Us horror types can be easily pleased at times.

One of the staples of the 80s horror scene was the flimsy process of hanging a basic slasher movie on an event or date and hoping you struck paydirt.

Take a well-known occasion, throw in an unknown killer and a few graphic death scenes and away you go.

Hence we were treated to such classics as My Bloody Valentine, Halloween, Friday the 13th, April Fool’s Day, New Year’s Evil etc – you get the picture.

Although I am not proud to say it (well, perhaps I am in a way), I have sat through all of those films and many, many, many more like them.

And, although not exactly fitting that formula, Happy Birthday To Me (1981) sits quite neatly alongside them, with all of the familiar themes a place.

This was a film that I had long heard about (mainly for the poster quote screaming ‘John will never eat shish kebab again’ – a reference to one of the kills) but never got round to seeing, so a swift purchase on Amazon and it was time to relax on the sofa and see how this stood up.

And, to be perfectly honest, it holds up quite well – in the acting department anyway.

For, as with a number of similar offerings (think Kevin Bacon in Friday the 13th or Tom Hanks in He Knows You Are Alone) this one comes with some decent acting chops – Hollywood veteran Glenn Ford and Little House on the Prairie star Melissa Sue Anderson to name but two.

The story is pretty basic – college kids are being picked off one by one by a unseen, gloved killer in pretty entertaining ways (although not too graphic – the censors saw to that).

But there are a whole truckload of backstories and issues concerning the female lead Virginia (Anderson), who may or may not prove to be the killer.

There are countless red herrings, plenty of things that do not make sense, some ultra-cheesy dialogue and, on the DVD version I saw anyway, a truly awful electronic soundtrack that destroys most of the atmosphere generated.

Despite all that there are aspects to enjoy – as said earlier that acting is reasonable, the kills are pleasantly inventive and a lot of the tiresome themes are excised – there are no ludicrous sex scenes, for example (which I suppose may annoy some of you out there).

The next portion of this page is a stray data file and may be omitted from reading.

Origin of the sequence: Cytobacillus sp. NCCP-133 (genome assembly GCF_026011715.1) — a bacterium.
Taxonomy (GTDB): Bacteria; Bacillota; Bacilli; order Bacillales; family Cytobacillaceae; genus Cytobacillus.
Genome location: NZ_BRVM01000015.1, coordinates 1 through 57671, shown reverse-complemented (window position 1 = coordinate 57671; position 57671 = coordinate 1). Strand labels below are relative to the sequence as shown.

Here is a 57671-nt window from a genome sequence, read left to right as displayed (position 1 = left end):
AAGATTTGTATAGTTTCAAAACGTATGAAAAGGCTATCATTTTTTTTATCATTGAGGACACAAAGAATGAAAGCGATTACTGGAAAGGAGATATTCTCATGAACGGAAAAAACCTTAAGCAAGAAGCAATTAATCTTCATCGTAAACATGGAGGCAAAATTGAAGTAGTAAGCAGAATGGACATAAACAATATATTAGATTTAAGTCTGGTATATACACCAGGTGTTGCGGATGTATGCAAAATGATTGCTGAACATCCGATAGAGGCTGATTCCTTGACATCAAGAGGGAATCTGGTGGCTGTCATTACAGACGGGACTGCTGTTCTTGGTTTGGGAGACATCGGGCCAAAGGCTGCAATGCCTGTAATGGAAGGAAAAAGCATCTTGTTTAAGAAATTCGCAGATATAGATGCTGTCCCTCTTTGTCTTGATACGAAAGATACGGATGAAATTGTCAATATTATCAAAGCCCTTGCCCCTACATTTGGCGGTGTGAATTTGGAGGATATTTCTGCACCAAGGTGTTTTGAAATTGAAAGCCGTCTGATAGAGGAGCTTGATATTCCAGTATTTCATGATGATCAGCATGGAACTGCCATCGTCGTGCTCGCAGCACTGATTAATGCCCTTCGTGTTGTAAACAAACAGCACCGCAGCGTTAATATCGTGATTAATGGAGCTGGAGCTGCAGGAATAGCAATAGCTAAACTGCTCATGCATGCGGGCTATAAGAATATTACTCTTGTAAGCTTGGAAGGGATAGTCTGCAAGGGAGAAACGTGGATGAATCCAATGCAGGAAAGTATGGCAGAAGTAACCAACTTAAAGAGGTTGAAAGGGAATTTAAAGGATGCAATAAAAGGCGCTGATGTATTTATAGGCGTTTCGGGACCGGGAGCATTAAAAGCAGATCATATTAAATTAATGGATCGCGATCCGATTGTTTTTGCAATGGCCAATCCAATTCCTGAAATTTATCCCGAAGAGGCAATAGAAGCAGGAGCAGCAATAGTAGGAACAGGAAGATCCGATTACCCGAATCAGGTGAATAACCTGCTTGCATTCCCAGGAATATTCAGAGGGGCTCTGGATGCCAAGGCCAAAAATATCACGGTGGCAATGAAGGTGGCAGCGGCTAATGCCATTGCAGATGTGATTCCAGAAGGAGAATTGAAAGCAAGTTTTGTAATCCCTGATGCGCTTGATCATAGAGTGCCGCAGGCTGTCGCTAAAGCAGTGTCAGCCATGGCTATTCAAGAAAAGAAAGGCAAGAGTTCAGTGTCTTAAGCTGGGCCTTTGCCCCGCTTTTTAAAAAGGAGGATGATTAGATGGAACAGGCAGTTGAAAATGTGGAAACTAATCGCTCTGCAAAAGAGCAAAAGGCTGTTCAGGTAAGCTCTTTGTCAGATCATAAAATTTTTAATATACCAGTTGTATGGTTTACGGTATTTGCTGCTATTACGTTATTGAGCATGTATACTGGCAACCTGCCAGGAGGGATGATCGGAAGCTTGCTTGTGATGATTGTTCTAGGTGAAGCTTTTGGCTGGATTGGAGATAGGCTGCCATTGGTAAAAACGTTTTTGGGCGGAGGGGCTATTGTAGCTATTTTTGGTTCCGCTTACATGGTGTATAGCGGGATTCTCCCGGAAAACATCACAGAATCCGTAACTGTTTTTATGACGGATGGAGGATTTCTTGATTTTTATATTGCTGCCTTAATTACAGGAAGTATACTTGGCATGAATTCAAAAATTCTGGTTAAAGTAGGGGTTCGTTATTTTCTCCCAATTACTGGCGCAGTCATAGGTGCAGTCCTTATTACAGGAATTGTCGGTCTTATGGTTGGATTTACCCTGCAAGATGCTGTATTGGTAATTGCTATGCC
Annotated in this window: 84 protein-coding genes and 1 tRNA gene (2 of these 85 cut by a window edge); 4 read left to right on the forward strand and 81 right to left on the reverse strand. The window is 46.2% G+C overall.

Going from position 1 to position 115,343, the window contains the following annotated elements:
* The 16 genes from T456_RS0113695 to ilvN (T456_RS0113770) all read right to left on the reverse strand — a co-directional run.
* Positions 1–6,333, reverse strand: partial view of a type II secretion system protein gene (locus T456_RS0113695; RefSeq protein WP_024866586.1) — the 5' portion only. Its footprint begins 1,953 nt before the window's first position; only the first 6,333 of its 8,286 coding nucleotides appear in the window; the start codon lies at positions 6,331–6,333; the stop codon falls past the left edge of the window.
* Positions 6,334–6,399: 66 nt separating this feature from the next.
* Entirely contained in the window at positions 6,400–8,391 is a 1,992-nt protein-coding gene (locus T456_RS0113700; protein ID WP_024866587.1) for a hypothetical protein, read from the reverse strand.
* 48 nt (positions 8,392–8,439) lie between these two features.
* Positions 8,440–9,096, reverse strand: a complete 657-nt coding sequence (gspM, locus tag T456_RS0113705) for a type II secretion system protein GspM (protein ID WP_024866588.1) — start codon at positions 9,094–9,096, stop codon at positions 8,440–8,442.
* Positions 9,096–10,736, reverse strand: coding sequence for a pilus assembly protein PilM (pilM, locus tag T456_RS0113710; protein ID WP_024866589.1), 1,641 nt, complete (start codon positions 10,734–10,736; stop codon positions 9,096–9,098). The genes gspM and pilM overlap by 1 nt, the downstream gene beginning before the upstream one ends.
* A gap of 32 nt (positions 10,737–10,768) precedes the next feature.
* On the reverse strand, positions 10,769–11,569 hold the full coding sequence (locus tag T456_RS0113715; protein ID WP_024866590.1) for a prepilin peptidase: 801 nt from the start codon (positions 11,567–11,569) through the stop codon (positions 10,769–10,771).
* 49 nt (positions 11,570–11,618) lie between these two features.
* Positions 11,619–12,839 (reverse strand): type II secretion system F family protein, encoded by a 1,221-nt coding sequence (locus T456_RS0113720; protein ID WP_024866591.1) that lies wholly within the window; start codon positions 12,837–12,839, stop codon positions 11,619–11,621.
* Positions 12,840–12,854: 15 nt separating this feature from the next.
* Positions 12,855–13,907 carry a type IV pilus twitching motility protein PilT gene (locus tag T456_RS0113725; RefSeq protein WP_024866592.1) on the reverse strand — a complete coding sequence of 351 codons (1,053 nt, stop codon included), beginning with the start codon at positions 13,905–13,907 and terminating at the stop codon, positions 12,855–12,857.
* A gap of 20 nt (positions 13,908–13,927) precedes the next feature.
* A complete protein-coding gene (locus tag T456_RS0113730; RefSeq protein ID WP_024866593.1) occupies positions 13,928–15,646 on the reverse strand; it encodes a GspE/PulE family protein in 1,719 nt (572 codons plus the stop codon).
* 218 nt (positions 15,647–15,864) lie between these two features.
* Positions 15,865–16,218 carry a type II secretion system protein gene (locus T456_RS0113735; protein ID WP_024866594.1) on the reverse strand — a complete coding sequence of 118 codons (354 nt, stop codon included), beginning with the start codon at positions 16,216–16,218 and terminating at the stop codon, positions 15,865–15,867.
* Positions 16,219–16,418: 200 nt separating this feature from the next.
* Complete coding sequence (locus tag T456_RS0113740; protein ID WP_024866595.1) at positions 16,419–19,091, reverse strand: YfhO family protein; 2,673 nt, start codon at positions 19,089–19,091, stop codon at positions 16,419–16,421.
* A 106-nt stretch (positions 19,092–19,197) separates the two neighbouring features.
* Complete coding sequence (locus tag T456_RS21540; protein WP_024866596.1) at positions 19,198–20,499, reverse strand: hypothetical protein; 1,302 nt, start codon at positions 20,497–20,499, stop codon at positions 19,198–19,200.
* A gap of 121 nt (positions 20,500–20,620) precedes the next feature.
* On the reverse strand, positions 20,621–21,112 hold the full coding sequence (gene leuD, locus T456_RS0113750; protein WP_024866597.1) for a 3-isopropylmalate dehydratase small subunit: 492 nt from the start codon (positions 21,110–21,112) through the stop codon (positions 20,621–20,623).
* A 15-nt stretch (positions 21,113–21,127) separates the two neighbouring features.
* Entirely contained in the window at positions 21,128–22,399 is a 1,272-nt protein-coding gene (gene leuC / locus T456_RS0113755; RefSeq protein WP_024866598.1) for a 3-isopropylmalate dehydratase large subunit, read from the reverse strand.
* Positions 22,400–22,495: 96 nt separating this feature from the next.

But, and this a major-league worthy but, just when you think everything has neatly, and predictably tied itself up along comes one of the most ridiculous plot twists ever put on screen.

I am not going to give anything away, but the denouement is breathtakingly off the wall – so much so in fact that I had to skip back a scene and watch the finale again just to make sure I fully understood how it played out.

All this makes sense you when you do a bit of digging into the filming of the project, which apparently started shooting without a script ending, and then, after the ‘straight’ ending was filmed the producers decided they wanted something more memorable, which is fine if there is any logic to it.

So, does Happy Birthday to Me get the Movie Ramblings seal of approval?

It’s a toughie to be honest, as although there is plenty to enjoy and recommend, there is equally plenty of frustration.

So, while it would certainly not be everyone’s cup of tea, for a slasher completist (like me) it is must-see material.


About The Author

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Simon is a journalism tutor in London, who also just happens to be a movie fanatic, with a craving for the darker side of cinema. He has written three books - on the horror films of director Bob Clark (2014), the history of the character Norman Bates (2015) and the work of British exploitation director Pete Walker (2017). He is currently working with director Richard Loncraine to explore all avenues in a bid to orchestrate the re-release of 1978 Mia Farrow chiller Full Circle